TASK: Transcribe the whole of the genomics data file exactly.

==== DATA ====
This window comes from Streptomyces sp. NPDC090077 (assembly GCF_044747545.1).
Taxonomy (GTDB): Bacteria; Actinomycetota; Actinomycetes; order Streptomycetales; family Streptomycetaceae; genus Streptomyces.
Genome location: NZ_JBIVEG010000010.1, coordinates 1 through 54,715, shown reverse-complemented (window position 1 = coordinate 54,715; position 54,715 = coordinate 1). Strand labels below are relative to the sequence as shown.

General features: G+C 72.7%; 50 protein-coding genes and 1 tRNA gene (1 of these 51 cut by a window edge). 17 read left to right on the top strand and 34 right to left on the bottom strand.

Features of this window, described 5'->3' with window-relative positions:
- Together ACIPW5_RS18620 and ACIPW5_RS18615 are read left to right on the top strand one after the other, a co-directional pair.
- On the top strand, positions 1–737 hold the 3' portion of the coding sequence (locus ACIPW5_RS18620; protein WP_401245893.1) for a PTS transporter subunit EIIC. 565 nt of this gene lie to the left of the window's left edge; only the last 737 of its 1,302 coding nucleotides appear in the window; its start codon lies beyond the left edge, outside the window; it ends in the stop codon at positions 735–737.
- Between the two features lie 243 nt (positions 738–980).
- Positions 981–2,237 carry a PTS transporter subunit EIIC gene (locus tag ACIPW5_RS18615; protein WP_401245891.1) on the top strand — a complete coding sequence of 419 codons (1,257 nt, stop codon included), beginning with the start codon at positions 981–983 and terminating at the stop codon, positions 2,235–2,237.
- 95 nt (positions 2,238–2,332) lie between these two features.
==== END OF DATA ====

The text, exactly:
This window comes from Streptomyces sp. NPDC090077 (assembly GCF_044747545.1).
Taxonomy (GTDB): Bacteria; Actinomycetota; Actinomycetes; order Streptomycetales; family Streptomycetaceae; genus Streptomyces.
Genome location: NZ_JBIVEG010000010.1, coordinates 1 through 54,715, shown reverse-complemented (window position 1 = coordinate 54,715; position 54,715 = coordinate 1). Strand labels below are relative to the sequence as shown.

General features: G+C 72.7%; 50 protein-coding genes and 1 tRNA gene (1 of these 51 cut by a window edge). 17 read left to right on the top strand and 34 right to left on the bottom strand.

Features of this window, described 5'->3' with window-relative positions:
- Together ACIPW5_RS18620 and ACIPW5_RS18615 are read left to right on the top strand one after the other, a co-directional pair.
- On the top strand, positions 1–737 hold the 3' portion of the coding sequence (locus ACIPW5_RS18620; protein WP_401245893.1) for a PTS transporter subunit EIIC. 565 nt of this gene lie to the left of the window's left edge; only the last 737 of its 1,302 coding nucleotides appear in the window; its start codon lies beyond the left edge, outside the window; it ends in the stop codon at positions 735–737.
- Between the two features lie 243 nt (positions 738–980).
- Positions 981–2,237 carry a PTS transporter subunit EIIC gene (locus tag ACIPW5_RS18615; protein WP_401245891.1) on the top strand — a complete coding sequence of 419 codons (1,257 nt, stop codon included), beginning with the start codon at positions 981–983 and terminating at the stop codon, positions 2,235–2,237.
- 95 nt (positions 2,238–2,332) lie between these two features.